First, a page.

March 2, 2018
Every Monday and Wednesday morning at 8:17, the Park N Ride bus in Westlake pulls out and heads for downtown Cleveland. Every Monday and Wednesday, I am on that bus, earbuds in, more than likely blasting TWICE to drown out the jitters that creep in my stomach. It’s never easy to get on that bus, but I don’t complain, because I feel less anxiety getting on the bus than getting in my car to drive the 22 miles to Cleveland State.
I’m always afraid that I’m going to miss my stop. It’s the second to last stop on the route and there are other CSU students on the bus, so it’s incredibly unlikely that I will ever miss my stop. However, that’s anxiety for you. It’s hovering every minute, waiting for something to go wrong, no matter the day or time. If nothing goes wrong, then it creates something. If something does go wrong, then it’s choruses of “I told you so” dancing around my brain. You would think that by now I would have found a way to shut it down, but nothing works for long.
I turn to music. I turn to studying. I turn to YouTube. I turn to reading. I turn to daydreams. I turn to printing pages from Google Images and coloring them in my journal. Speaking of, I turn to journaling. Recently, I started watching Panda Cams at the Atlanta Zoo and the Smithsonian National Zoo in D.C. (I have a theory that pandas would give great hugs and make great service animals. You know, if they weren’t so big.)
Did you notice something that wasn’t on my list?
On my list, I didn’t put that I turn to God. Because, honestly, that’s not my first instinct. Trust me, I do that, but it truly isn’t my first instinct. My first instinct is to turn away, to hide (fight v. flight). I have quite the habit of hiding.
This flight feeling or desire to hide has become such a numb feeling that I hardly even think about it anymore. I do what I have to do, and when I’m finally able to leave the triggering place, everything feels okay again.
I have had people say to me before, “Can’t you just pray the anxiety away and feel better?” “Can’t you just read scripture and feel better?”
Yes, I can pray and I can read scripture and find comfort in it. But no, it does not make me “better” and it does not fix what I’m feeling. Only leaving the situation makes me feel normal again. I do mix in a bit of Jesus with a pinch of coloring and a whole lot of good music and feel hopeful again, but it’s hard when my brain wants to shut down. The whole thing is a strange obstacle course that even now I’m having trouble fully describing.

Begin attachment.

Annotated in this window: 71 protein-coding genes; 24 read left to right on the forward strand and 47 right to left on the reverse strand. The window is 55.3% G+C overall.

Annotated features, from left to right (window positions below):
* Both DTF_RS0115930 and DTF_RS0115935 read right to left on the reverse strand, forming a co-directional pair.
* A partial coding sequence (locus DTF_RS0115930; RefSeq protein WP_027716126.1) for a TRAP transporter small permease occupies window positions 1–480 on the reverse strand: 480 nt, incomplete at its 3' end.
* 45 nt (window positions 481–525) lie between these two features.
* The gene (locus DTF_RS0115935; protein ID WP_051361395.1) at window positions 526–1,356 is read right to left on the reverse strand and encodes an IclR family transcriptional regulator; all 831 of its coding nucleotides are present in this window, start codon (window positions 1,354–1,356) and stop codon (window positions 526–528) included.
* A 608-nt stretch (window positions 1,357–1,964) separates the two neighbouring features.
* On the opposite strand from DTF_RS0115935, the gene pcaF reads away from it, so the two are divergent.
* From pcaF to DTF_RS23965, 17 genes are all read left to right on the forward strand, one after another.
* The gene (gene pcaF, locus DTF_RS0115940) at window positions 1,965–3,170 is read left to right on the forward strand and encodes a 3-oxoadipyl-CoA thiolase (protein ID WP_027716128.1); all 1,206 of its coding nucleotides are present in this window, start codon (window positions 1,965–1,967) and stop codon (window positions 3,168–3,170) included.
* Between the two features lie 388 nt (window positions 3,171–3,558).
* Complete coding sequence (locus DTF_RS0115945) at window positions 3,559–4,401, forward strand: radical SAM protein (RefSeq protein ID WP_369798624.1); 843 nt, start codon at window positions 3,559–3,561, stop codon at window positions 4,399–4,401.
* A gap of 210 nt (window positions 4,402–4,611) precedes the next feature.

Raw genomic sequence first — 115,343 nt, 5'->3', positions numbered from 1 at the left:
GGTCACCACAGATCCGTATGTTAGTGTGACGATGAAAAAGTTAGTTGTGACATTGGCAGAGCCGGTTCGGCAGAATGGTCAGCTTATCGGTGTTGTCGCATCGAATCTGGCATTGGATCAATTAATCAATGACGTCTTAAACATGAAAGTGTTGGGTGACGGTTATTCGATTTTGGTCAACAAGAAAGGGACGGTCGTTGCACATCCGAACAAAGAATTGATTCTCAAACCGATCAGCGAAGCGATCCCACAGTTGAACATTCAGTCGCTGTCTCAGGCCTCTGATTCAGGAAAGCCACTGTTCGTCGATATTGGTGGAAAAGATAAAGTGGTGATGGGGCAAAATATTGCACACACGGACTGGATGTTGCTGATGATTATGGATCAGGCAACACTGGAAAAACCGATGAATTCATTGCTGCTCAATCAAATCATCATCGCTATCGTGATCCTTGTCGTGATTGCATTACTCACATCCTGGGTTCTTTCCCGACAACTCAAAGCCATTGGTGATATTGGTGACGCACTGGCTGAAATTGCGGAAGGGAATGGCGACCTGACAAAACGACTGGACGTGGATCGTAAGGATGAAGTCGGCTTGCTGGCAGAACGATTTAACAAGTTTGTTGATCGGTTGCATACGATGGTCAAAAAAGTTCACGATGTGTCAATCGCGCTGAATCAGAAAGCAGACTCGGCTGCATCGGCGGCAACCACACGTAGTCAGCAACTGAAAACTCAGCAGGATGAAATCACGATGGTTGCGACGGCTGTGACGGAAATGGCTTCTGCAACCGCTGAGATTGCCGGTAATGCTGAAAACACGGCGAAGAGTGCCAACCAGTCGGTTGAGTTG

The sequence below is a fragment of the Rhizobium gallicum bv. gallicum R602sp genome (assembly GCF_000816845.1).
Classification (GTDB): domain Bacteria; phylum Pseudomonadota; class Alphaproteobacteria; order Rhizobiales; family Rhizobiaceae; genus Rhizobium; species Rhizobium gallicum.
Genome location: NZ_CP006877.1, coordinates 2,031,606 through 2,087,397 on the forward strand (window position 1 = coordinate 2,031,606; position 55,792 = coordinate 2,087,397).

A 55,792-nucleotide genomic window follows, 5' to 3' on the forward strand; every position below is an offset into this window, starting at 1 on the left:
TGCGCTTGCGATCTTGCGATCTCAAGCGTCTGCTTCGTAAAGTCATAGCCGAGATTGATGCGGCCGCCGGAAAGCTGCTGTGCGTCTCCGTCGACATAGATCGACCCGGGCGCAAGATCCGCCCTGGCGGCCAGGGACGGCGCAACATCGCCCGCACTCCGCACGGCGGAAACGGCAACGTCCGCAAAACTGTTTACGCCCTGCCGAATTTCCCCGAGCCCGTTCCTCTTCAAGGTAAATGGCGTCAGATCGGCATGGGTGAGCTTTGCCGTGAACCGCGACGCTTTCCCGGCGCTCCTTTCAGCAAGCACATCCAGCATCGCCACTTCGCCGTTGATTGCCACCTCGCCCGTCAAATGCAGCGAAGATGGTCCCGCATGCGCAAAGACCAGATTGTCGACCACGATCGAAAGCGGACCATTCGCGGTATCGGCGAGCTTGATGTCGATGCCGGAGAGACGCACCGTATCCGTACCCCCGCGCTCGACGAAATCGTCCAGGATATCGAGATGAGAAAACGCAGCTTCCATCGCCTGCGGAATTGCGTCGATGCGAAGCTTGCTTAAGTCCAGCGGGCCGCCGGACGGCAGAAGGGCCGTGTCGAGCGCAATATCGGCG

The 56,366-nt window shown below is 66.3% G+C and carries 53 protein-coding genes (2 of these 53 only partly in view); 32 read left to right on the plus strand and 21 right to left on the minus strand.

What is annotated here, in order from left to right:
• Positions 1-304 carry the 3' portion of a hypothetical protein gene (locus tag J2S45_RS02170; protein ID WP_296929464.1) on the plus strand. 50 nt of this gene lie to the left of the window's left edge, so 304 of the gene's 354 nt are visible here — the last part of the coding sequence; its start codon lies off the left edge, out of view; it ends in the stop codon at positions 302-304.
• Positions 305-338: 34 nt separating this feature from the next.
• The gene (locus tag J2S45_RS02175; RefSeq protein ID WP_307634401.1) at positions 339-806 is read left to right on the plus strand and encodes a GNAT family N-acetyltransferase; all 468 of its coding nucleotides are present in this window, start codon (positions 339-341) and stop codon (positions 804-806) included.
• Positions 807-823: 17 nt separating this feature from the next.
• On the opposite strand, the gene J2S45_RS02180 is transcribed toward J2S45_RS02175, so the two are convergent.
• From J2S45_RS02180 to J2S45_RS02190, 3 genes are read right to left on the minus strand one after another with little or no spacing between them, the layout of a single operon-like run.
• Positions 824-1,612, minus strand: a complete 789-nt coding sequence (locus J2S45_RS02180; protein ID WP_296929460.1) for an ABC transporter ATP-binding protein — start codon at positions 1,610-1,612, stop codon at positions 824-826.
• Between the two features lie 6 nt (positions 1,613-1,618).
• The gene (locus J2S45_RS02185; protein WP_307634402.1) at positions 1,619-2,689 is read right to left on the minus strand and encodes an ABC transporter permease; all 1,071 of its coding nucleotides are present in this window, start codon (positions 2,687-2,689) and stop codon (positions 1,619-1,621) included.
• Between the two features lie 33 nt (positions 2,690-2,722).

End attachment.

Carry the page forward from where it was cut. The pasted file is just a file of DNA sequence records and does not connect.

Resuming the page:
* * *
The reality of being a Christian with anxiety is that it’s not easy. Some might think that because I believe in and love Jesus that that alone makes anything I’m feeling irrelevant or can instantly make those feelings go away. It doesn’t. It just doesn’t work like that.
My faith in Jesus does, however, give me hope that I will able to continue to challenge myself and grow to live a great life where anxiety doesn’t hold me back. I keep that in mind with every decision I make and every hope I have for the future. I know I won’t be able to do anything apart from Him, especially overcome this anxiety.
Someone recently told me that it’s good that I am challenging myself with big goals to achieve that anxiety wants to hold me back from. That statement changed the way I look at every day. I now look at every day as a challenge. Every day that I complete, that I conquer, and even days that I am the loser, is a step forward. And Jesus is
dragging walking me through all of them.
* * *
I’ve been in this strange mindset since I finished the fall semester at BGSU. I have felt so broken since coming home from BGSU. Some days I feel like I’m watching myself go through the motions of the day, like a parallel universe Emily is experiencing things and I’m not. Going there really turned and twisted me all up and I’m still working on the untwisting. I have a feeling I’ll be working on it for a while. For some reason though, I think that I had to go to BGSU and get all twisted up. I learned a lot going there, and I’m learning a lot in this recovery stage.
I have a cake metaphor here for what I’ve learned (because who doesn’t love cake?):
At the beginning of Fall 2017, I thought I had the correct ingredients to make a great cake. So, I put the cake in the oven and turned the heat to 350 degrees. I waited patiently, or so I thought I had. But when it came out, it was flat, it was cracked, it was dry. It wasn’t the fluffy cake with perfectly golden edges that I expected. Looking back, I hadn’t taken the time to check my ingredients. I had too much pride and not enough love for myself. I had a less than adequate amount of focus on what I wanted instead of what I needed. Now I know: you have to take the time to check each ingredient – ensure it’s the correct one, the correct brand, the correct amount – or else your cake will be less than desirable.
I’m starting over. I’m entering the kitchen, albeit hesitantly, gathering my ingredients, and I’m slowly adding each one. I have great opportunities ahead of me. I have great people around me. And I have a great God who loves me endlessly. I’m confident in this cake and I’m confident that it will be everything I want it to be, a little of what I don’t want it to be, and so much more than I thought it could be.
Romans 5:3-5: More than that, we rejoice in our sufferings, knowing that suffering produces endurance, and endurance produces character, and character produces hope, and hope does not put us to shame, because God’s love has been poured into our hearts through the Holy Spirit who has been given to us.